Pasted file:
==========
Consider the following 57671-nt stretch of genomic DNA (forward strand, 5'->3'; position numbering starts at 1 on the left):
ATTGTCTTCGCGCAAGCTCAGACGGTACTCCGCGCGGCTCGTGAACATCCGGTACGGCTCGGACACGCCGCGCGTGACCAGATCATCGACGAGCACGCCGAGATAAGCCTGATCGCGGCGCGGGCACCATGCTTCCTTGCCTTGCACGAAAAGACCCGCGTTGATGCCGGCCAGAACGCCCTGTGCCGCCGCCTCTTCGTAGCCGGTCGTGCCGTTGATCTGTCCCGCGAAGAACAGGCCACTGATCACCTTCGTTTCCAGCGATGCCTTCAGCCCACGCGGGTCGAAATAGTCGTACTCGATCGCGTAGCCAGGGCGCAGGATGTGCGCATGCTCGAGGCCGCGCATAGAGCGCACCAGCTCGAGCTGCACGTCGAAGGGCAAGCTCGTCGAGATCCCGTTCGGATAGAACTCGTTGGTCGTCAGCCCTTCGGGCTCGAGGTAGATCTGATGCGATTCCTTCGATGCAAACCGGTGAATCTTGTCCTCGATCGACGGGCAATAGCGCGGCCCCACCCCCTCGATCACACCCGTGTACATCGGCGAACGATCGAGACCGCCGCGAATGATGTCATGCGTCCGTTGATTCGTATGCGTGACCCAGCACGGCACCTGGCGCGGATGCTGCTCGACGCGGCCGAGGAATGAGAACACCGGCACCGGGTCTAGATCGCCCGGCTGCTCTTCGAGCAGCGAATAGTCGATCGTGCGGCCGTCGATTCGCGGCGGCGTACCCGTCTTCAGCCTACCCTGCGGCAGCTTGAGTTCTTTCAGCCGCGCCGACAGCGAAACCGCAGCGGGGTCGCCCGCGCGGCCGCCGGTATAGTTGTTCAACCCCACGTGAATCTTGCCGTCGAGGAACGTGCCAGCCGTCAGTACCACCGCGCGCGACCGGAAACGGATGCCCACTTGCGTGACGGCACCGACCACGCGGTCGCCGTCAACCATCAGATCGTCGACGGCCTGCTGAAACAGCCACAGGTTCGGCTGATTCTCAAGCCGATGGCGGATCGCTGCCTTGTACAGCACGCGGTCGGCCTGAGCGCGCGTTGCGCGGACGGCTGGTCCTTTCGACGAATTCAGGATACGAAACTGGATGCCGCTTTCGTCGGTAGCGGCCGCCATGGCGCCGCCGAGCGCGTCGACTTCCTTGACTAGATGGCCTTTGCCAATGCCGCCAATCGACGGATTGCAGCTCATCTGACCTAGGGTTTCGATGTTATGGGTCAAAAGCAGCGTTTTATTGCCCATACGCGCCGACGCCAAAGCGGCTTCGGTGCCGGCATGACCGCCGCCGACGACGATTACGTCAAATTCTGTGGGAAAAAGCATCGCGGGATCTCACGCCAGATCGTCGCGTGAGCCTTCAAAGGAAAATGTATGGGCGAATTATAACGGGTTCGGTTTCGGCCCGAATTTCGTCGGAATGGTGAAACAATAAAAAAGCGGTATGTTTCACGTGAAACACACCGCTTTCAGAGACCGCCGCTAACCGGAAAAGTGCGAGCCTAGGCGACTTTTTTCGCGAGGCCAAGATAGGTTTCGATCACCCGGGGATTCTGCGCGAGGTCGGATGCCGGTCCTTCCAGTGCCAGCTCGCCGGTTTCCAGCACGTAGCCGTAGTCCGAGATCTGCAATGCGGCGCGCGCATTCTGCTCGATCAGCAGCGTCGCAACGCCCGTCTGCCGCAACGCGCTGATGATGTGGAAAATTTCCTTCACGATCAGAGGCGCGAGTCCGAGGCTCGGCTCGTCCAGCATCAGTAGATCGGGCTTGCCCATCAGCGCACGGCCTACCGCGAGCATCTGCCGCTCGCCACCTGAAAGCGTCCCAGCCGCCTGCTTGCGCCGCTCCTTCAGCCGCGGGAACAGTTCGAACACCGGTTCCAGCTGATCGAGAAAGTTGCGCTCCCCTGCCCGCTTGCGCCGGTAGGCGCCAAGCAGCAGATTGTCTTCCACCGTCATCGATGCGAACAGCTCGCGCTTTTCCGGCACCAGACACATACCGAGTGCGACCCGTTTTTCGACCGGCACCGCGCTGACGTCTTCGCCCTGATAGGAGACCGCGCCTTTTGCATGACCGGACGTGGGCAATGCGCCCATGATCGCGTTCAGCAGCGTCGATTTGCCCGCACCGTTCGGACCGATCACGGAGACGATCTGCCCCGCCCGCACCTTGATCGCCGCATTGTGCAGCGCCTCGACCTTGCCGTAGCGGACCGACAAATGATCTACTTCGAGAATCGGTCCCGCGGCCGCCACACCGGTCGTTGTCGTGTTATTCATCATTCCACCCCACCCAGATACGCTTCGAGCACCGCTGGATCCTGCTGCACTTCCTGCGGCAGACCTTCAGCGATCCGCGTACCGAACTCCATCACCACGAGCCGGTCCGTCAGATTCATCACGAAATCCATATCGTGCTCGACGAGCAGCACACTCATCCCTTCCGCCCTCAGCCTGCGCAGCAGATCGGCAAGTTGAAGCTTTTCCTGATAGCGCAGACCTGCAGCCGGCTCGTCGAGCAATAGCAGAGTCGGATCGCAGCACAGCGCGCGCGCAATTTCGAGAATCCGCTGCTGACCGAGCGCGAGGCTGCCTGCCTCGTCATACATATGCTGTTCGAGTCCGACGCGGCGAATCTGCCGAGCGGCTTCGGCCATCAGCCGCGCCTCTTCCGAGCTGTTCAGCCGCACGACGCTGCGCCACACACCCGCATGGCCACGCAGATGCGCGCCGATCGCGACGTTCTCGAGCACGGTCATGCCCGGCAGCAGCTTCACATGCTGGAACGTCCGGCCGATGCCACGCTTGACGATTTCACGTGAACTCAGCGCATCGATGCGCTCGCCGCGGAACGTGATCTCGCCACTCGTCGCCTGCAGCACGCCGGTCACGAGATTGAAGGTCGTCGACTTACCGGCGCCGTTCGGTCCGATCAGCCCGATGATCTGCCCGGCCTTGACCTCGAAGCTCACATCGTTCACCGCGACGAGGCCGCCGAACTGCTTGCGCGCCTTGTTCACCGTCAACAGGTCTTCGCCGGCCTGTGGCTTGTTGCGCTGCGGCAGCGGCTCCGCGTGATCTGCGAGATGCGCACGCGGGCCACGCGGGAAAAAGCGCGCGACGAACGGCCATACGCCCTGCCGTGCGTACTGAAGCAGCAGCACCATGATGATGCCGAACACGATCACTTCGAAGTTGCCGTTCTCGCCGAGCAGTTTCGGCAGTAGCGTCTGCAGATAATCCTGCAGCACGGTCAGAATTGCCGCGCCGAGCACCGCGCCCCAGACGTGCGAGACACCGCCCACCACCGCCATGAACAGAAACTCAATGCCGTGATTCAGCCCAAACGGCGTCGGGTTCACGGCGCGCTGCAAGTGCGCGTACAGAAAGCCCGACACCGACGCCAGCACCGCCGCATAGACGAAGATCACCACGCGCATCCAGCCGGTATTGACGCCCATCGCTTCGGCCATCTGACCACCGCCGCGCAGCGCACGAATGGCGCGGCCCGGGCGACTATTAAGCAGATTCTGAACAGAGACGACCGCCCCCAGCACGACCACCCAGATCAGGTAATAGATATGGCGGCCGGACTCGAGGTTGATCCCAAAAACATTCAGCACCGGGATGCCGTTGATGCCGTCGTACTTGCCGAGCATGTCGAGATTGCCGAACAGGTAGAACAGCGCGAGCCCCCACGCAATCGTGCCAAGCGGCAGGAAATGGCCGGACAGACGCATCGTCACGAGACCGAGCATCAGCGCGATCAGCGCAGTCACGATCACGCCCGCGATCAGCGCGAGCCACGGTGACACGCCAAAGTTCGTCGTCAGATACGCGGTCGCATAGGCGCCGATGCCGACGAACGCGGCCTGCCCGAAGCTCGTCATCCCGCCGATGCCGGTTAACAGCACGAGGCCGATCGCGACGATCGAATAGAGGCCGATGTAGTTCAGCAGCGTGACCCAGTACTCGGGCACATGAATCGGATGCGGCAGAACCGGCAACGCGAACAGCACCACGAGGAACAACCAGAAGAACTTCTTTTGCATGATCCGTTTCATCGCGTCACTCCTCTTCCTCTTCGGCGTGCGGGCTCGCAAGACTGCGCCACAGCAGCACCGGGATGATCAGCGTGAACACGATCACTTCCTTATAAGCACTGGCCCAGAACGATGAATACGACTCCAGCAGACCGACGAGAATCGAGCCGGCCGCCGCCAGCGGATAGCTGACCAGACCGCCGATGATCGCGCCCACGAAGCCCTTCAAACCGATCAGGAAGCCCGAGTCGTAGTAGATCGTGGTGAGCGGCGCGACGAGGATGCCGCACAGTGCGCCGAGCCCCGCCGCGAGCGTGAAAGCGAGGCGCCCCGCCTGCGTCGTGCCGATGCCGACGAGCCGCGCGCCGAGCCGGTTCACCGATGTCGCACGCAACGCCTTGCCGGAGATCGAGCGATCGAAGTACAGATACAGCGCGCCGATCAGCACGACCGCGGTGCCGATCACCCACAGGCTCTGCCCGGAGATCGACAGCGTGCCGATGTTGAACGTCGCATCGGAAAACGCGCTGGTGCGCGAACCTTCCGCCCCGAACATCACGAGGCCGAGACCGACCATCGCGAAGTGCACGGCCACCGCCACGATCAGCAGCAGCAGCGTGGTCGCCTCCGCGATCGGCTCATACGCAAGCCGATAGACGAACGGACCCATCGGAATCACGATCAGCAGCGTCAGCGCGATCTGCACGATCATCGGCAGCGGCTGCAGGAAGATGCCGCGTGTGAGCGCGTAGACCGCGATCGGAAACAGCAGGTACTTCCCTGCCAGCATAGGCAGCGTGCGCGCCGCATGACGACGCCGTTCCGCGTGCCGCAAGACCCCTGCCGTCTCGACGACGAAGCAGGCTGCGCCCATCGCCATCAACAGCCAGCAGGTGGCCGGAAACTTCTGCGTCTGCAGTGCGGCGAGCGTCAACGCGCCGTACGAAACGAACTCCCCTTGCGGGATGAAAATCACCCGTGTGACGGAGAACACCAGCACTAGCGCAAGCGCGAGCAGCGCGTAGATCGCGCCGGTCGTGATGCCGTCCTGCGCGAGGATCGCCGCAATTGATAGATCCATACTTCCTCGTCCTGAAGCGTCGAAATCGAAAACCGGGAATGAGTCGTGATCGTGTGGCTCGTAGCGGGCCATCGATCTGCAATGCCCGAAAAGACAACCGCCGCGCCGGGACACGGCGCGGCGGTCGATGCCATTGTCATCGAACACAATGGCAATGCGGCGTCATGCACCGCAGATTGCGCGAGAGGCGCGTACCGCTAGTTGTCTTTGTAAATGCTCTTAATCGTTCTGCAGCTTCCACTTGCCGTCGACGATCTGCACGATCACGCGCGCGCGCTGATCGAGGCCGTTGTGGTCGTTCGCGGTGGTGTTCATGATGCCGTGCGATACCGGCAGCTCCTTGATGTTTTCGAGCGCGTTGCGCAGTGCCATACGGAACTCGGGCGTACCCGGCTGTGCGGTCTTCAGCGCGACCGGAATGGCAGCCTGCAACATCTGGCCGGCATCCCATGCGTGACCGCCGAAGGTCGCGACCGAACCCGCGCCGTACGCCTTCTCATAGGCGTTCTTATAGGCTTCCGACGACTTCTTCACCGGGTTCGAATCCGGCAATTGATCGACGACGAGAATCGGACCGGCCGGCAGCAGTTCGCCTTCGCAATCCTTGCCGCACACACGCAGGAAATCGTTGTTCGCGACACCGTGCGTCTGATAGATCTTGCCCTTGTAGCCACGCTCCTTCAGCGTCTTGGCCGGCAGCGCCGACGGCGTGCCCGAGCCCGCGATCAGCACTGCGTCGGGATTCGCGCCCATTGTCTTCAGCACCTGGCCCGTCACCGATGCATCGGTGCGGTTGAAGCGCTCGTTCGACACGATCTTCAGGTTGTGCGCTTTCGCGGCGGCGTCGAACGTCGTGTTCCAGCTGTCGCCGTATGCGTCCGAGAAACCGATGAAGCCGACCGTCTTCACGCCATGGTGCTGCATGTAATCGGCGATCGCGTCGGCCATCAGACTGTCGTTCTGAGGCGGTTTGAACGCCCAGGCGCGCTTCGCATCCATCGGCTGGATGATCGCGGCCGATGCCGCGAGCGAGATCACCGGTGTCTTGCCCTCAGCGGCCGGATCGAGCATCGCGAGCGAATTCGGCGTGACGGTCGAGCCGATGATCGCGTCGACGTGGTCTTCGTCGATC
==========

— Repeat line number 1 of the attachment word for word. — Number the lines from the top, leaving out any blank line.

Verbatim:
Consider the following 57671-nt stretch of genomic DNA (forward strand, 5'->3'; position numbering starts at 1 on the left):